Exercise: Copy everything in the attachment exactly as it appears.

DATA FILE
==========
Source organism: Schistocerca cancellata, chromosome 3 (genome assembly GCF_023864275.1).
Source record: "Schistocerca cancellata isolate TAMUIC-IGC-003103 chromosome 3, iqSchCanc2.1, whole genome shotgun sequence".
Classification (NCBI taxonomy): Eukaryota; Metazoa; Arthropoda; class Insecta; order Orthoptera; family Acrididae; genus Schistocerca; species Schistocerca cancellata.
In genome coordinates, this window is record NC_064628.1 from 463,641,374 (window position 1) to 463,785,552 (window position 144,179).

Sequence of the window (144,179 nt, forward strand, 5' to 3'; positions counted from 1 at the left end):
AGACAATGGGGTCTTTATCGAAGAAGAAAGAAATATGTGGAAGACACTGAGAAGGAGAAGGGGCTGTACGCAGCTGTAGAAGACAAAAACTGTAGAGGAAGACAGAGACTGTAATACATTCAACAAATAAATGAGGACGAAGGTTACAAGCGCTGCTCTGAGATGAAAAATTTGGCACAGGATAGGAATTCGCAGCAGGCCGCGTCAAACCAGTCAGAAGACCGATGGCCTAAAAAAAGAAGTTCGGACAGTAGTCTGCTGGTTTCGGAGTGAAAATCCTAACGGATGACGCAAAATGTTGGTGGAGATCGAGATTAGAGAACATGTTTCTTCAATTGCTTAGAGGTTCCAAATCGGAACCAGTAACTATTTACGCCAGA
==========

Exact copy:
Source organism: Schistocerca cancellata, chromosome 3 (genome assembly GCF_023864275.1).
Source record: "Schistocerca cancellata isolate TAMUIC-IGC-003103 chromosome 3, iqSchCanc2.1, whole genome shotgun sequence".
Classification (NCBI taxonomy): Eukaryota; Metazoa; Arthropoda; class Insecta; order Orthoptera; family Acrididae; genus Schistocerca; species Schistocerca cancellata.
In genome coordinates, this window is record NC_064628.1 from 463,641,374 (window position 1) to 463,785,552 (window position 144,179).

Sequence of the window (144,179 nt, forward strand, 5' to 3'; positions counted from 1 at the left end):
AGACAATGGGGTCTTTATCGAAGAAGAAAGAAATATGTGGAAGACACTGAGAAGGAGAAGGGGCTGTACGCAGCTGTAGAAGACAAAAACTGTAGAGGAAGACAGAGACTGTAATACATTCAACAAATAAATGAGGACGAAGGTTACAAGCGCTGCTCTGAGATGAAAAATTTGGCACAGGATAGGAATTCGCAGCAGGCCGCGTCAAACCAGTCAGAAGACCGATGGCCTAAAAAAAGAAGTTCGGACAGTAGTCTGCTGGTTTCGGAGTGAAAATCCTAACGGATGACGCAAAATGTTGGTGGAGATCGAGATTAGAGAACATGTTTCTTCAATTGCTTAGAGGTTCCAAATCGGAACCAGTAACTATTTACGCCAGA